Esquimalt council approves 2.49-per-cent property tax hike

High-end option will bolster municipal reserves, help cover potential policing transition costs

Esquimalt taxpayers will bear one of the lowest municipal property tax increases in the Capital Region this year.

In a 5-2 vote, council agreed on a 2.49-per-cent increase, believed to be the lowest the township has seen since 1997.

“We heard (Langford has) claimed the lowest tax (increase) in the region, but I think we’ll have to dethrone them,” quipped Laurie Hurst, Esquimalt’s chief administrative officer. Langford is proposing a 2.9-per-cent increase for 2012-13.

After considering eight possible scenarios, ranging from 1.75 to 2.49 per cent, council opted for the package that will restore the municipality’s contingency and capital projects reserve funds to previous levels.

It will also permit the township to bank $59,000, which council informally agreed should be set aside in the event transition costs arise from switching police service providers. The township is currently awaiting a decision from the province on a request to switch from the Victoria Police Department to the RCMP.

If that money isn’t spent this year, it could be rolled into next year’s budget.

Under the approved tax rate, homeowners will pay an average increase of $56 in 2012, while businesses will see a $239 hike.

Coun. David Schinbein, along with councillors Dave Hodgins, Tim Morrison, Bob McKie and Lynda Hundleby, voted in favour of the 2.49-per-cent increase at the April 16 meeting.

“We know we’ve got infrastructure issues coming down the road,” Schinbein said. “And the only way to (deal with) that is to maintain our capital reserves and our other reserve funds.”

Mayor Barb Desjardins favoured a 2.23-per-cent increase that did not include the $59,000 for potential police transition costs. Instead, those could be paid with contingency dollars, she said.

Coun. Meagan Brame also championed the lower rate, though to “honour” a recent decision to cut 20 per cent of the $93,000 doled out in community grants each year.

“We lowered local grants considerably to keep the taxes as low as we could possibly get them,” she said. “Contingency is just that, for the unforeseen.”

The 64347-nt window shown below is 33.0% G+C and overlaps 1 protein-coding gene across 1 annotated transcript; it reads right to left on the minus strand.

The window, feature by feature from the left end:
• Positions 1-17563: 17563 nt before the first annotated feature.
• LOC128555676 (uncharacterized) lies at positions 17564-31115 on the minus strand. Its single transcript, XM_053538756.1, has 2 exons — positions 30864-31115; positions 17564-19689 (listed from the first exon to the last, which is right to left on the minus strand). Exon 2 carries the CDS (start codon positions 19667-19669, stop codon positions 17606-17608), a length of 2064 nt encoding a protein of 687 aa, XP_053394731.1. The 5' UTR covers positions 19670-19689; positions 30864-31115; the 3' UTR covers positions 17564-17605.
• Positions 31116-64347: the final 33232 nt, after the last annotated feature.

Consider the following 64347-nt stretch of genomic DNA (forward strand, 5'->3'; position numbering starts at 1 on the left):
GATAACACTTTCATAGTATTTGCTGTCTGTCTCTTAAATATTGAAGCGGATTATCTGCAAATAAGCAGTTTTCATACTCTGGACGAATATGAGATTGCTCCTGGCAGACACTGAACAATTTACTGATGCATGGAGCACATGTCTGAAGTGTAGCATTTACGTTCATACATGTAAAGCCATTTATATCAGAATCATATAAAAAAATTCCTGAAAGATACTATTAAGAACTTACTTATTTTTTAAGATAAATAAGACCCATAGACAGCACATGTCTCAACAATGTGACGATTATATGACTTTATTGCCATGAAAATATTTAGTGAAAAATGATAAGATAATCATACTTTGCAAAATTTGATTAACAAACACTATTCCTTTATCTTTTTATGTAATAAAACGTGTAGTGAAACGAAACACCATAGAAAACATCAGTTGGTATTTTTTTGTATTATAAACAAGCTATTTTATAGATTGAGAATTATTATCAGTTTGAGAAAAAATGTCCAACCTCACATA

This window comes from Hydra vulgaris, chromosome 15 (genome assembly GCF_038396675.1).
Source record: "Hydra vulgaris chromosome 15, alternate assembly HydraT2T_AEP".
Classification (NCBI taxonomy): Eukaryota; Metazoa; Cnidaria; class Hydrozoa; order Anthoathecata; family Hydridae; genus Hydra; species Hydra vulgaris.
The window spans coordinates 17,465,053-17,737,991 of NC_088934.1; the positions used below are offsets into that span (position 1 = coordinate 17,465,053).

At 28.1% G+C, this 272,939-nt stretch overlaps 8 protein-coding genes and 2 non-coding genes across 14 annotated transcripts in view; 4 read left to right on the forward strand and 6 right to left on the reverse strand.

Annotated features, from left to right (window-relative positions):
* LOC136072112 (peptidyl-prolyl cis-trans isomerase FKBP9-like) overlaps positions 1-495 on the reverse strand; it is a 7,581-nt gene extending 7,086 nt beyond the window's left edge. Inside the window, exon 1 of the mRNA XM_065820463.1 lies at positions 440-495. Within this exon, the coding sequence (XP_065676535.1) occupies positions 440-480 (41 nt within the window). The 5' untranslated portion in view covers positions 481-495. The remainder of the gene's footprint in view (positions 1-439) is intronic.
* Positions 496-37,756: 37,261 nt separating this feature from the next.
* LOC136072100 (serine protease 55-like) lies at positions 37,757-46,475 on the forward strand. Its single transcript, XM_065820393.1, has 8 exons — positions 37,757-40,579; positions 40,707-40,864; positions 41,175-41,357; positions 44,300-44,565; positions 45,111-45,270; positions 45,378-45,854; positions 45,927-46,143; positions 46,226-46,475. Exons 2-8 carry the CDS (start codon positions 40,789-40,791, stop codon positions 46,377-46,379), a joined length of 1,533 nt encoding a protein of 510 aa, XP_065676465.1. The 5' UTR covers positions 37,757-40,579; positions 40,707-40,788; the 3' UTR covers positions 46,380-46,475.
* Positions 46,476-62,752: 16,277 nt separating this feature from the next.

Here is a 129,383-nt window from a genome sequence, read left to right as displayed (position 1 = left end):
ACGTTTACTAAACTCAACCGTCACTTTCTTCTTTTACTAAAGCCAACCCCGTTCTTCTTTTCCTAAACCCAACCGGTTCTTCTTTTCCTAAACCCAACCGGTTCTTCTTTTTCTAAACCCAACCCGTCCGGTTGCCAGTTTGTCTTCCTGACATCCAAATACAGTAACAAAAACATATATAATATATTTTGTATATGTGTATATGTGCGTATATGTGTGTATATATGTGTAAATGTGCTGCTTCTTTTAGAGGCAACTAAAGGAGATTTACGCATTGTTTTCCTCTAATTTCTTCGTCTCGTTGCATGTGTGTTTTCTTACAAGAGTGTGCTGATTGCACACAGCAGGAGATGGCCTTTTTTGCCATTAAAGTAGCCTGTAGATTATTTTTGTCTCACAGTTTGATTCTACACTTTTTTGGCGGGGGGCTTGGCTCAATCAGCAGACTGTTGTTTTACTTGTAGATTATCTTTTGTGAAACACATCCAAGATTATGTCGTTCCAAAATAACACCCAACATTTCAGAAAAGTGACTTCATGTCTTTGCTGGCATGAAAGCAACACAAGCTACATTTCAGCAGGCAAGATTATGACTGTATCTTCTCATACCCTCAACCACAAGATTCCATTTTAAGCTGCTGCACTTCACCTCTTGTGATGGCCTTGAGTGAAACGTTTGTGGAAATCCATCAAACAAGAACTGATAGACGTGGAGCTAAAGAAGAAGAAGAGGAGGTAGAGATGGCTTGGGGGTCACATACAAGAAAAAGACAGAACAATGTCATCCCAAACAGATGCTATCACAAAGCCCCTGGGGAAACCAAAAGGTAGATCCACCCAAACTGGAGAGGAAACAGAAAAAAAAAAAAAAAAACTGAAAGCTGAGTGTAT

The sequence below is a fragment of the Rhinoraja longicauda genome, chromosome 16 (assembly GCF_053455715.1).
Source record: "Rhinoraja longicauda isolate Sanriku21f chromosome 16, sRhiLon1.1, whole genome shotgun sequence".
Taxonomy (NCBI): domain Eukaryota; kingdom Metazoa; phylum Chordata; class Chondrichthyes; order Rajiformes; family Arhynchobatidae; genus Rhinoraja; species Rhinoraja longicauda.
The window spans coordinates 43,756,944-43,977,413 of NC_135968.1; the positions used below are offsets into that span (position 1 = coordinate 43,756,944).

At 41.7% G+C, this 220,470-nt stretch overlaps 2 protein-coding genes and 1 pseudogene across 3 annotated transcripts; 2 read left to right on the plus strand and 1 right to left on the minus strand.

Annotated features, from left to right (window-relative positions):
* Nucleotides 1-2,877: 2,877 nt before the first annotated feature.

Though McKie recognized the blow dealt to the grant fund, he sided with the option that would put extra money in the bank.

“Yes, we need to keep the contingency fund alive because we don’t know what our policing (situation) is right now, so we don’t know if we’re going to get hit with a bill,” he said.

In addition to saving money by scaling back grant dollars, the preferred tax rate was made possible by a $75,000 provincial contribution to Esquimalt’s centennial celebrations. Other savings were found in postponing Lyall Street-Lampson Street traffic studies, worth a combined $70,000, until 2013.

Council is required to sign off on the township’s 2012-13 budget by mid-May.

emccracken@vicnews.com

Just Posted

Victoria car show’s ferry event a highlight for arriving hot-rodders

Grand opening event one of several planned for Northwest Deuce Days

Rickter Scale: The chicken’s ready when pigs fly

The Rickter Scale is a weekly column

Saanich Police issue warning after nearly 20 break-ins while homeowners away

Police believe suspect is deliberately targeting homes while resident are on vacation

City of Victoria votes to consider funding changes at Royal Theatre

A meeting between the Capital Regional District, Victoria, Saanich and Oak Bay will determine further steps

Welcome to Victoria, where a street can have four names

From Oak Bay to View Royal, street names change as the roadways twist and turn

VIDEO: Black bear caught climbing tree in Langford neighbourhood

Triangle Mountain residents on alert following bear sighting

Thunderstorms forecast across B.C.

Environment Canada has issued a thunderstorm watch for B.C.’s central Interior

Driver who killed B.C. motorcyclist receives absolute discharge

Chase family speechless following decision by BC Review Board

Lower gas prices slow annual inflation rate to Bank of Canada’s 2% bull’s-eye

Prices showed strength in other areas — led by a 17.3 per cent increase in the cost of fresh vegetables

B.C. moves to preserve 54 of its biggest, oldest trees

Fir, cedar, spruce, pine, yew set aside from logging

Report of dead body in B.C. park actually headless sex doll

This discovery, made at Manning Park on July 10, led police to uncovering two other sex mannequins

Grand Forks fire chief found to have bullied, harassed volunteer firefighter: report

WorkSafeBC, third-party human resources investigation looking into allegations complete

Taekwondo instructor, 21, identified as B.C. bat rabies victim

Nick Major, 21, an instructor at Cascadia Martial Arts in Parksville

15-year-old with imitation gun caused ‘dynamic’ scene at Nanaimo mall

No one was harmed in Monday’s incident, say Nanaimo RCMP

Most Read